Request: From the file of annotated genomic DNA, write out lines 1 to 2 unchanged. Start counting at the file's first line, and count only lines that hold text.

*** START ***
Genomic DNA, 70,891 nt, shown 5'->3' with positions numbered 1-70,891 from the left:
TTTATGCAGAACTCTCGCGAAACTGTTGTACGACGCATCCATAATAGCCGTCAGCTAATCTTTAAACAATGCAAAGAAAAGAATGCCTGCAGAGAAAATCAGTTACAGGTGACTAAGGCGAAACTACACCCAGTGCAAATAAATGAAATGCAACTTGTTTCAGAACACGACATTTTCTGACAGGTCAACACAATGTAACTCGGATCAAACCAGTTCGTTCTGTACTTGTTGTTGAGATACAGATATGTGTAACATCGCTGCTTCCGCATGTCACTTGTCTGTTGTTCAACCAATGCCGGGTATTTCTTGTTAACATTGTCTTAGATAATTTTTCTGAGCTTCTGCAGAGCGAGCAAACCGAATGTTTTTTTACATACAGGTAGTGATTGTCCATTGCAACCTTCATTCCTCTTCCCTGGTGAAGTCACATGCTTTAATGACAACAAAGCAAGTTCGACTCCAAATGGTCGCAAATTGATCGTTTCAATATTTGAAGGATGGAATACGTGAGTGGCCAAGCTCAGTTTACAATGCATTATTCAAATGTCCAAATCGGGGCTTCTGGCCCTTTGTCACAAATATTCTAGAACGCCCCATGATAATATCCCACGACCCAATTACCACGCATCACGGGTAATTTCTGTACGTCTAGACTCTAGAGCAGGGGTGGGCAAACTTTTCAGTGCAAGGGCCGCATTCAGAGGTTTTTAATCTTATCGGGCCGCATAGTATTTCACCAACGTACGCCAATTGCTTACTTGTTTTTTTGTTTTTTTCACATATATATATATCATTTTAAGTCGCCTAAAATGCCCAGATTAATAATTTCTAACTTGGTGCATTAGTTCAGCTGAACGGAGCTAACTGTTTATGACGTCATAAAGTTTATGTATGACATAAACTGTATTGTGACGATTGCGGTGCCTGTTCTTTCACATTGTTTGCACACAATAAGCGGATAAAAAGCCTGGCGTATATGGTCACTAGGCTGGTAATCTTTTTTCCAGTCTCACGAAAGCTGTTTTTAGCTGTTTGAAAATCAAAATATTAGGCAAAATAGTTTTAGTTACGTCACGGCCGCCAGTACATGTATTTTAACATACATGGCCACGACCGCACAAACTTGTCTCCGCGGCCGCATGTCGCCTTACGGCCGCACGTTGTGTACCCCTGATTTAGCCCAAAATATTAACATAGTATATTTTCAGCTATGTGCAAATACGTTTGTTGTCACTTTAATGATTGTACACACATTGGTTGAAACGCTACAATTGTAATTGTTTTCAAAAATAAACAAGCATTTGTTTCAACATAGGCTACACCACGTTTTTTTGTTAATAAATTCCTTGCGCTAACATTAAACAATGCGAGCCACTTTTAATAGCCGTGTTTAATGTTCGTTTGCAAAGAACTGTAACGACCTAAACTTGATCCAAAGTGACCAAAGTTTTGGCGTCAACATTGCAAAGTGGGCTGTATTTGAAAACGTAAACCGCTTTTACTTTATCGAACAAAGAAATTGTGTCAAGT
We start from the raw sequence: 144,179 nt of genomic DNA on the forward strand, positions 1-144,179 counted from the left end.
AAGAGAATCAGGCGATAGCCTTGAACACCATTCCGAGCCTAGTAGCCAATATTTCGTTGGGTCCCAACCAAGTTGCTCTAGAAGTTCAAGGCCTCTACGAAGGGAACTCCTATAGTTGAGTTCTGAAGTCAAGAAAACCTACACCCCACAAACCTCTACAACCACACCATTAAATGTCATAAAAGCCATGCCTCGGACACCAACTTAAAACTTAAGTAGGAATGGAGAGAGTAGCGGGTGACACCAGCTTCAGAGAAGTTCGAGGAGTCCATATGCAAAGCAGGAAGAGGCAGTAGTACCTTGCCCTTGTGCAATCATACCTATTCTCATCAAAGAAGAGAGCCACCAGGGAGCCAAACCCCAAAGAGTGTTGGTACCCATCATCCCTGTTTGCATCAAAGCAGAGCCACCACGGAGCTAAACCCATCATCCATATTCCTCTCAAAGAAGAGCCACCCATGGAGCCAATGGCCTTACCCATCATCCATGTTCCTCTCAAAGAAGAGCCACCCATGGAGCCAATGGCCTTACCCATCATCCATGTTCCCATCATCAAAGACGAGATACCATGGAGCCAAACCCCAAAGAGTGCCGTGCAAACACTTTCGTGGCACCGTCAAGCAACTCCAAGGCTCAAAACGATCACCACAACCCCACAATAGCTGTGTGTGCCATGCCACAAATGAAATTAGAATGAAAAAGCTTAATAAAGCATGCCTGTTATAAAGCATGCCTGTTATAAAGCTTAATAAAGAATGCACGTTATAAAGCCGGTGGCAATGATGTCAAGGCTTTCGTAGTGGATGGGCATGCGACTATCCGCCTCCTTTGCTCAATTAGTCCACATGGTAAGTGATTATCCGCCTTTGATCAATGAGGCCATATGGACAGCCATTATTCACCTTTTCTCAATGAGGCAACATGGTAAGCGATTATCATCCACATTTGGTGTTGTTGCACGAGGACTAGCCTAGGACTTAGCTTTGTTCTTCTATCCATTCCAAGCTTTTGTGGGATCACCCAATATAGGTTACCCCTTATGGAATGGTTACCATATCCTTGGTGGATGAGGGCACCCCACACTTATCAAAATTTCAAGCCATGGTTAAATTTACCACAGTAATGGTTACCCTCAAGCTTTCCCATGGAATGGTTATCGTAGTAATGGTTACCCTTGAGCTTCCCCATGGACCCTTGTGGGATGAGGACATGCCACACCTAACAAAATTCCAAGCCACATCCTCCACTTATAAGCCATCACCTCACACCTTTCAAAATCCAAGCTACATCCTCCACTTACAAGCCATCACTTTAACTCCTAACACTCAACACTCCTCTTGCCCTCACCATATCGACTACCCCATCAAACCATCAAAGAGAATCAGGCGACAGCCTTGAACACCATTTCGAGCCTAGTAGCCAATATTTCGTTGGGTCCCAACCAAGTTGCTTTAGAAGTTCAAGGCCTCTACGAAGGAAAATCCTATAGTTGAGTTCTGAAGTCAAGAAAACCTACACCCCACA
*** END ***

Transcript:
Genomic DNA, 70,891 nt, shown 5'->3' with positions numbered 1-70,891 from the left:
TTTATGCAGAACTCTCGCGAAACTGTTGTACGACGCATCCATAATAGCCGTCAGCTAATCTTTAAACAATGCAAAGAAAAGAATGCCTGCAGAGAAAATCAGTTACAGGTGACTAAGGCGAAACTACACCCAGTGCAAATAAATGAAATGCAACTTGTTTCAGAACACGACATTTTCTGACAGGTCAACACAATGTAACTCGGATCAAACCAGTTCGTTCTGTACTTGTTGTTGAGATACAGATATGTGTAACATCGCTGCTTCCGCATGTCACTTGTCTGTTGTTCAACCAATGCCGGGTATTTCTTGTTAACATTGTCTTAGATAATTTTTCTGAGCTTCTGCAGAGCGAGCAAACCGAATGTTTTTTTACATACAGGTAGTGATTGTCCATTGCAACCTTCATTCCTCTTCCCTGGTGAAGTCACATGCTTTAATGACAACAAAGCAAGTTCGACTCCAAATGGTCGCAAATTGATCGTTTCAATATTTGAAGGATGGAATACGTGAGTGGCCAAGCTCAGTTTACAATGCATTATTCAAATGTCCAAATCGGGGCTTCTGGCCCTTTGTCACAAATATTCTAGAACGCCCCATGATAATATCCCACGACCCAATTACCACGCATCACGGGTAATTTCTGTACGTCTAGACTCTAGAGCAGGGGTGGGCAAACTTTTCAGTGCAAGGGCCGCATTCAGAGGTTTTTAATCTTATCGGGCCGCATAGTATTTCACCAACGTACGCCAATTGCTTACTTGTTTTTTTGTTTTTTTCACATATATATATATCATTTTAAGTCGCCTAAAATGCCCAGATTAATAATTTCTAACTTGGTGCATTAGTTCAGCTGAACGGAGCTAACTGTTTATGACGTCATAAAGTTTATGTATGACATAAACTGTATTGTGACGATTGCGGTGCCTGTTCTTTCACATTGTTTGCACACAATAAGCGGATAAAAAGCCTGGCGTATATGGTCACTAGGCTGGTAATCTTTTTTCCAGTCTCACGAAAGCTGTTTTTAGCTGTTTGAAAATCAAAATATTAGGCAAAATAGTTTTAGTTACGTCACGGCCGCCAGTACATGTATTTTAACATACATGGCCACGACCGCACAAACTTGTCTCCGCGGCCGCATGTCGCCTTACGGCCGCACGTTGTGTACCCCTGATTTAGCCCAAAATATTAACATAGTATATTTTCAGCTATGTGCAAATACGTTTGTTGTCACTTTAATGATTGTACACACATTGGTTGAAACGCTACAATTGTAATTGTTTTCAAAAATAAACAAGCATTTGTTTCAACATAGGCTACACCACGTTTTTTTGTTAATAAATTCCTTGCGCTAACATTAAACAATGCGAGCCACTTTTAATAGCCGTGTTTAATGTTCGTTTGCAAAGAACTGTAACGACCTAAACTTGATCCAAAGTGACCAAAGTTTTGGCGTCAACATTGCAAAGTGGGCTGTATTTGAAAACGTAAACCGCTTTTACTTTATCGAACAAAGAAATTGTGTCAAGT